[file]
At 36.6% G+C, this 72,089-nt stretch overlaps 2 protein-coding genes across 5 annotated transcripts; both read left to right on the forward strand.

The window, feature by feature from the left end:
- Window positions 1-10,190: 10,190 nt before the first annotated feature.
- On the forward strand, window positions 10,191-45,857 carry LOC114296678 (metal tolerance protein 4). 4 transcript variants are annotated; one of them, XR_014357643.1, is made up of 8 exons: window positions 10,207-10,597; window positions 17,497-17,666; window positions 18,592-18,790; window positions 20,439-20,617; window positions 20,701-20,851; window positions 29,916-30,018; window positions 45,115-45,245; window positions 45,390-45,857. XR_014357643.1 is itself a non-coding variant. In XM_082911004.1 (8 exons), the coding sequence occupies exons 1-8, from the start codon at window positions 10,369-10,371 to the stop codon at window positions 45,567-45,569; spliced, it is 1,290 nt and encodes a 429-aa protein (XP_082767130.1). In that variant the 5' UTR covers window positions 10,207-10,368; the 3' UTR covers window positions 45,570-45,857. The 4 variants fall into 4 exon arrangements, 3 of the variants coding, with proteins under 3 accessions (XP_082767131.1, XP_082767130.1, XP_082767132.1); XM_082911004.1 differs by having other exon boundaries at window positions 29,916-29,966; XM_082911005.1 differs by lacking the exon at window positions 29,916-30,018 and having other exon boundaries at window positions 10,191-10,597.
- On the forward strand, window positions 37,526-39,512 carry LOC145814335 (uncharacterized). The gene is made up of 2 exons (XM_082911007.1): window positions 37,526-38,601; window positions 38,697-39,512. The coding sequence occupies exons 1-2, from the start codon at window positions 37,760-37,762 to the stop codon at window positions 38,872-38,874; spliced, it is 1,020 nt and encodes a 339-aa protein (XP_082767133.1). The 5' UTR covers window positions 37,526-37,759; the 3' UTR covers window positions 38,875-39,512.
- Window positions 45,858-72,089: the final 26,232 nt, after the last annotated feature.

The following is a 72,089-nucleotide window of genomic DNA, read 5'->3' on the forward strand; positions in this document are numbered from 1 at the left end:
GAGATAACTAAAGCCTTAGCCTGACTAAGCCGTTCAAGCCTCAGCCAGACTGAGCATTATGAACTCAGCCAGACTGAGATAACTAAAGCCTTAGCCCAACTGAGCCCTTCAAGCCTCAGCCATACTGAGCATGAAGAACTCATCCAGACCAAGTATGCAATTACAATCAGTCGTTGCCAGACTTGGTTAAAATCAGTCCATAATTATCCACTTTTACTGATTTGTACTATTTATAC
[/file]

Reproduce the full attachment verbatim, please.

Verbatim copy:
At 36.6% G+C, this 72,089-nt stretch overlaps 2 protein-coding genes across 5 annotated transcripts; both read left to right on the forward strand.

The window, feature by feature from the left end:
- Window positions 1-10,190: 10,190 nt before the first annotated feature.
- On the forward strand, window positions 10,191-45,857 carry LOC114296678 (metal tolerance protein 4). 4 transcript variants are annotated; one of them, XR_014357643.1, is made up of 8 exons: window positions 10,207-10,597; window positions 17,497-17,666; window positions 18,592-18,790; window positions 20,439-20,617; window positions 20,701-20,851; window positions 29,916-30,018; window positions 45,115-45,245; window positions 45,390-45,857. XR_014357643.1 is itself a non-coding variant. In XM_082911004.1 (8 exons), the coding sequence occupies exons 1-8, from the start codon at window positions 10,369-10,371 to the stop codon at window positions 45,567-45,569; spliced, it is 1,290 nt and encodes a 429-aa protein (XP_082767130.1). In that variant the 5' UTR covers window positions 10,207-10,368; the 3' UTR covers window positions 45,570-45,857. The 4 variants fall into 4 exon arrangements, 3 of the variants coding, with proteins under 3 accessions (XP_082767131.1, XP_082767130.1, XP_082767132.1); XM_082911004.1 differs by having other exon boundaries at window positions 29,916-29,966; XM_082911005.1 differs by lacking the exon at window positions 29,916-30,018 and having other exon boundaries at window positions 10,191-10,597.
- On the forward strand, window positions 37,526-39,512 carry LOC145814335 (uncharacterized). The gene is made up of 2 exons (XM_082911007.1): window positions 37,526-38,601; window positions 38,697-39,512. The coding sequence occupies exons 1-2, from the start codon at window positions 37,760-37,762 to the stop codon at window positions 38,872-38,874; spliced, it is 1,020 nt and encodes a 339-aa protein (XP_082767133.1). The 5' UTR covers window positions 37,526-37,759; the 3' UTR covers window positions 38,875-39,512.
- Window positions 45,858-72,089: the final 26,232 nt, after the last annotated feature.

The following is a 72,089-nucleotide window of genomic DNA, read 5'->3' on the forward strand; positions in this document are numbered from 1 at the left end:
GAGATAACTAAAGCCTTAGCCTGACTAAGCCGTTCAAGCCTCAGCCAGACTGAGCATTATGAACTCAGCCAGACTGAGATAACTAAAGCCTTAGCCCAACTGAGCCCTTCAAGCCTCAGCCATACTGAGCATGAAGAACTCATCCAGACCAAGTATGCAATTACAATCAGTCGTTGCCAGACTTGGTTAAAATCAGTCCATAATTATCCACTTTTACTGATTTGTACTATTTATAC